But since the rework, Fiddle has found his place in the meta. He is a very strong jungler both in the early and late game. He has incredibly fast camp clear, and his sustain in the jungle while farming is the best in the game, considering that he heals of the neutral monsters while killing them. He has a lot of CC, mostly terrify, but it kinda would be wrong that it was some other type of CC because, come on, look at him.
He is a great champion to climb since you will never die early in the jungle if you play safe. With Fiddlesticks, you do not have to worry about the farm since it just goes alone basically, but rather you should focus on macro, warding, and ganking.
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1. Master Yi
Master Yi is a champion that has incredible wave clear, great mobility, some pretty serious damage, and fast ganks. These are all the reasons why some players in low elo are struggling to counter him. He has a pretty decent early game, and once he gets fed, the teams themselves in the lower-ranked players simply do not have the synergy nor the harmony to play as a team and stop him.
His Q is great in dodging skillshots or even getting out of some CC. He even comes with a little heal kit in the form of his W. His E empowers his attacks, so when you are in a tight spot, you can always get a little bit more. Master Yi is capable of jumping in action with his Q, and if he doesn’t like it, or he thinks he has done some nice damage, but the fight will turn around in the other person’s favor, he can always just press R and get out of there safely.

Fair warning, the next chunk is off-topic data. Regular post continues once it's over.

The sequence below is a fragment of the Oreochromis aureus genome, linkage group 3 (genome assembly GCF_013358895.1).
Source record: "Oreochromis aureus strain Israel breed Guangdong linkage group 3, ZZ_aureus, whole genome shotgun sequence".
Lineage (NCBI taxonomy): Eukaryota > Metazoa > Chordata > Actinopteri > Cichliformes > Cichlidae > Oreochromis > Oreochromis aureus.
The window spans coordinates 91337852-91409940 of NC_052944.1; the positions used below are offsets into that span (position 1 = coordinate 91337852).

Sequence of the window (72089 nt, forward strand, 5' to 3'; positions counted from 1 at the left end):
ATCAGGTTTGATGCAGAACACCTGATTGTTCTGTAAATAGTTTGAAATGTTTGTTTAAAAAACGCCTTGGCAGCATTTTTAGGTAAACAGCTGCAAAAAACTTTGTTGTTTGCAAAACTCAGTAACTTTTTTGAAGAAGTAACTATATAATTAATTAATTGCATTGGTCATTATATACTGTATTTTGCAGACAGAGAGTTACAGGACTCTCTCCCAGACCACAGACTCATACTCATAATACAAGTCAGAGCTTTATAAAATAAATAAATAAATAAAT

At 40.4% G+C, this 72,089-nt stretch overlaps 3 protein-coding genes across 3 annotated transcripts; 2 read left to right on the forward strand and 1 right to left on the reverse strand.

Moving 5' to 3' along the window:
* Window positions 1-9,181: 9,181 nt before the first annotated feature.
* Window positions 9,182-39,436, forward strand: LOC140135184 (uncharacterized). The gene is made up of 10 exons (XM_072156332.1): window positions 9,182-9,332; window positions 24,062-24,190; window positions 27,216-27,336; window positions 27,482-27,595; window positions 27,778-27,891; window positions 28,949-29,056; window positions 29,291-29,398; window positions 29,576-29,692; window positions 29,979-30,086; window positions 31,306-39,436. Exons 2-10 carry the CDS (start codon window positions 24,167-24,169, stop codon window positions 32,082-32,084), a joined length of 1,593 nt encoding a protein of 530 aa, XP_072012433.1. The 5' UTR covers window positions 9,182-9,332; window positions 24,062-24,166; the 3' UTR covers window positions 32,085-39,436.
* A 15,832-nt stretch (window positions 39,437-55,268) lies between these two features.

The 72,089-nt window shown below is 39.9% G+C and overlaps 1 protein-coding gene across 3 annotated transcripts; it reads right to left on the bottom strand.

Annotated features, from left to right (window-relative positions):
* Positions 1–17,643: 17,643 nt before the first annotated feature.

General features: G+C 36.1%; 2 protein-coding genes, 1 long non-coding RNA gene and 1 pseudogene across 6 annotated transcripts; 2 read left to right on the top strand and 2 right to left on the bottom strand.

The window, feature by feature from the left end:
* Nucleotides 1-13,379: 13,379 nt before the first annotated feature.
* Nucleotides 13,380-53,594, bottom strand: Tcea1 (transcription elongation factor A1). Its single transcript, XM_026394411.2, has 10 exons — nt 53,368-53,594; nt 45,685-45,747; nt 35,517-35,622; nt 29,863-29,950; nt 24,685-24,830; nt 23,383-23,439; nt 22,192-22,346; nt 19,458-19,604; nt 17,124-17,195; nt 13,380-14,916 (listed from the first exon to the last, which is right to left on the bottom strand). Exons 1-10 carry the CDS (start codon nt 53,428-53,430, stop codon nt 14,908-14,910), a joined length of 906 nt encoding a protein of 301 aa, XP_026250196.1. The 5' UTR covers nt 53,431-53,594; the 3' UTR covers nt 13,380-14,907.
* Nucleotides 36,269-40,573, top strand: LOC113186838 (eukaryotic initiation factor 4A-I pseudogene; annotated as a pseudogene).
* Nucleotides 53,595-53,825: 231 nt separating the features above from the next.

The thing that Master Yi struggles with the most is the lack of CC, but since the players in the lower ranks do not have the knowledge to utilize it correctly, it doesn’t matter since he has everything else that he needs. If you really want to screw with your opponent’s heads, just take Exhaust and Smite. Now you will have enough CC to get some kills and even escape some tight situations when your Ult is on cooldown.
Master is a perfect champion for many tiers, and he can easily help you climb out of lower elo since with him, you do not have to pay attention to your spells, your mana, kiting, and much more complicating stuff that will come to you with some experience.
The most important thing when you are playing Master Yi is to focus on your farm and the map around you. He has a very quick wave clear, so you will most likely get ahead of your opponents when the farm is in question.
Top 11 Best Tips To Quickly Climb Out Of Bronze
1. Knowing Your Role
Getting used to certain champs is important, but what really matters in ranked games is understanding your role. Remember that getting kills is a good thing, but only if it translates to long-term gain for your team as a whole. Different roles in the game require very different mindsets: